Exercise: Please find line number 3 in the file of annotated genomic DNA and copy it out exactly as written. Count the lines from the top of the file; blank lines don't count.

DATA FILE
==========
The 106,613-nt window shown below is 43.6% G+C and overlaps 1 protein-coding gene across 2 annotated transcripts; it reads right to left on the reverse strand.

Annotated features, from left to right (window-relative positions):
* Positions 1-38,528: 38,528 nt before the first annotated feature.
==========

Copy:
* Positions 1-38,528: 38,528 nt before the first annotated feature.